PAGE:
Hepatorenal Syndrome (HRS) > Liver and Kidney Failure!

One of the common misconceptions of the public regarding how the body works is the belief that body systems act independently. In reality, our body is one environment, and our body’s organs and systems act in coordination with each other. Any damage or pathology to one body system can affect others at varying degrees. The liver is a prime example of this phenomenon. A pathology in the liver can affect the gastrointestinal tract, the blood and its coagulation, the nervous system and wakefulness, the heart and its circulation, and the kidneys. Being such an essential organ to life, the liver can cause severe damage to other organs and even death from their failure if not properly treated.

What is hepatorenal syndrome and how does it occur?

Hepatorenal syndrome is the occurrence of kidney failure in a patient with a severe chronic or acute liver dysfunction. It is usually found in patients with chronic liver disease and cirrhosis, which is usually coupled with ascites (the accumulation of fluid in the abdomen) and hematemesis (bloody vomiting). The peculiar characteristic of hepatorenal syndrome is that kidney failure is closely related to the liver’s condition that there are no detectable causes for kidney damage, and that kidney functions can return to normal after liver transplantation.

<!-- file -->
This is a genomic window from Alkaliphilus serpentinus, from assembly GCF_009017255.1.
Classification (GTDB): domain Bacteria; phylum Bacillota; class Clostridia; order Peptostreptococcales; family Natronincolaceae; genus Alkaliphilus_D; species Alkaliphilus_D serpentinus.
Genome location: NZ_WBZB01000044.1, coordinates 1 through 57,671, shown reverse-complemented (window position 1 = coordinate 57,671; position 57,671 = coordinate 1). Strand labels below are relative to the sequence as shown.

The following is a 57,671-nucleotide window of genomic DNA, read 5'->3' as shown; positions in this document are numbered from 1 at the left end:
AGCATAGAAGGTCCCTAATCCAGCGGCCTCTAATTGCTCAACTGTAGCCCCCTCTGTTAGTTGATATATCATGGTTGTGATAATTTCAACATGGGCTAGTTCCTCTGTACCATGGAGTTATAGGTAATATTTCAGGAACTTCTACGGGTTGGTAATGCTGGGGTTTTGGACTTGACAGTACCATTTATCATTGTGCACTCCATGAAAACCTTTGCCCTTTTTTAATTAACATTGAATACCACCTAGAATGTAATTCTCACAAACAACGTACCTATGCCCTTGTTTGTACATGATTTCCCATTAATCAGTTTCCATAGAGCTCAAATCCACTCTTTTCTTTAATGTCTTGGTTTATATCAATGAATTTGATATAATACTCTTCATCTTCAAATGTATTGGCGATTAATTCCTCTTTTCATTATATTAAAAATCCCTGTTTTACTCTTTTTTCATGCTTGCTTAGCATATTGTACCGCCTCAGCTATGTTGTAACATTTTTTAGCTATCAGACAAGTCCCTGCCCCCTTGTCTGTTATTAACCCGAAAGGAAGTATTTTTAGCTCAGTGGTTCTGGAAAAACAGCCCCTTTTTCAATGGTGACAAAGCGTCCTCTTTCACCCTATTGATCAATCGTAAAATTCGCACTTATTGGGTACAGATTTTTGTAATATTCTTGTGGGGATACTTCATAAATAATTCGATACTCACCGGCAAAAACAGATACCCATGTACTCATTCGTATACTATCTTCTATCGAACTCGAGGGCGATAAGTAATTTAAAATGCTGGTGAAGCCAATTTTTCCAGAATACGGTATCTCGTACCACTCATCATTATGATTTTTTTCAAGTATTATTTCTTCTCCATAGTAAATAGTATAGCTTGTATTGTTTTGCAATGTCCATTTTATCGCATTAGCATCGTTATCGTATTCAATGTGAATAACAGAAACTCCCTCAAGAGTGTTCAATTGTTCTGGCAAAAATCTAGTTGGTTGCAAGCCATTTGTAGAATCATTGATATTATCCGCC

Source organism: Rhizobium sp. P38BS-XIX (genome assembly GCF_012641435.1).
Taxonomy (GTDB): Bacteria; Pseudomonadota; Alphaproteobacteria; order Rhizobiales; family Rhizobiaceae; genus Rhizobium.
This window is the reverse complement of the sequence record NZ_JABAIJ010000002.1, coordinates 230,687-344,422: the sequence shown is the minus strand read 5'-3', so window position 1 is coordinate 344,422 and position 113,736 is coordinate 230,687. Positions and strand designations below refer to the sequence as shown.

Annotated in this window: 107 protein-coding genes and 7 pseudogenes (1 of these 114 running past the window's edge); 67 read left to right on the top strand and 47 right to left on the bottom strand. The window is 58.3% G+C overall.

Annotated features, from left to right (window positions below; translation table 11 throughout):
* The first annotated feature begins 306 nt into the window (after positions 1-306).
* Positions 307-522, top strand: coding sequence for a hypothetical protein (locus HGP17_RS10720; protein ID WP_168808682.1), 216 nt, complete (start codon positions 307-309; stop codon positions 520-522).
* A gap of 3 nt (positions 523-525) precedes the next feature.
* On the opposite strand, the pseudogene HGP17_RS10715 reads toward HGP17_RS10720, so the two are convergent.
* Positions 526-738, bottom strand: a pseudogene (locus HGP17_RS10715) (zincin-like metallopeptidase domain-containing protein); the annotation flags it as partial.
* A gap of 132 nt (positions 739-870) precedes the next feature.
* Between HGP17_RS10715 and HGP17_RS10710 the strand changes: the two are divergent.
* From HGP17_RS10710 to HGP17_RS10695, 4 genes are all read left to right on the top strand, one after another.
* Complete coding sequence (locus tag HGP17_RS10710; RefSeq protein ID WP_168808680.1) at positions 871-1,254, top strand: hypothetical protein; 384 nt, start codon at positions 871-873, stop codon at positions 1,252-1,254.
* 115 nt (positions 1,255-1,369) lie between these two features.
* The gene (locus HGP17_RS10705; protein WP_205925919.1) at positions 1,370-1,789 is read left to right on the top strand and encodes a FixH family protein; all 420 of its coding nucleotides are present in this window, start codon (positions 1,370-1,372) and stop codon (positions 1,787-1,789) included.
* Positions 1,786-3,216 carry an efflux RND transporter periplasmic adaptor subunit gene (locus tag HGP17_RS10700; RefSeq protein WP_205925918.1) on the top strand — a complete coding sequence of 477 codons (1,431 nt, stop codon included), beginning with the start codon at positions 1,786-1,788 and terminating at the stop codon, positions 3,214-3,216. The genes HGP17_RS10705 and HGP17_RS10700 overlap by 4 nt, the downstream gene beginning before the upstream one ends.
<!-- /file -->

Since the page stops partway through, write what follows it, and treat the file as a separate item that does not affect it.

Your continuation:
There is no certain mechanism of how the condition develops, but it is thought to result from the activation of a certain chemical system in the kidney called the renin-angiotensin system as well as the sympathetic nervous system. Such activation is reversible, and that explains why such damage is reversible once the liver is transplanted. One of the commonest complications of ascites is infection, which is better known as spontaneous bacterial peritonitis or SBP. This infection can accelerate the rate of development of hepatorenal syndrome along with other conditions such as low blood pressure and low sodium level. Hepatorenal syndrome is not rare by any means, and more than 4 in every 10 people with chronic liver disease develop the condition.

Written by Martin Davis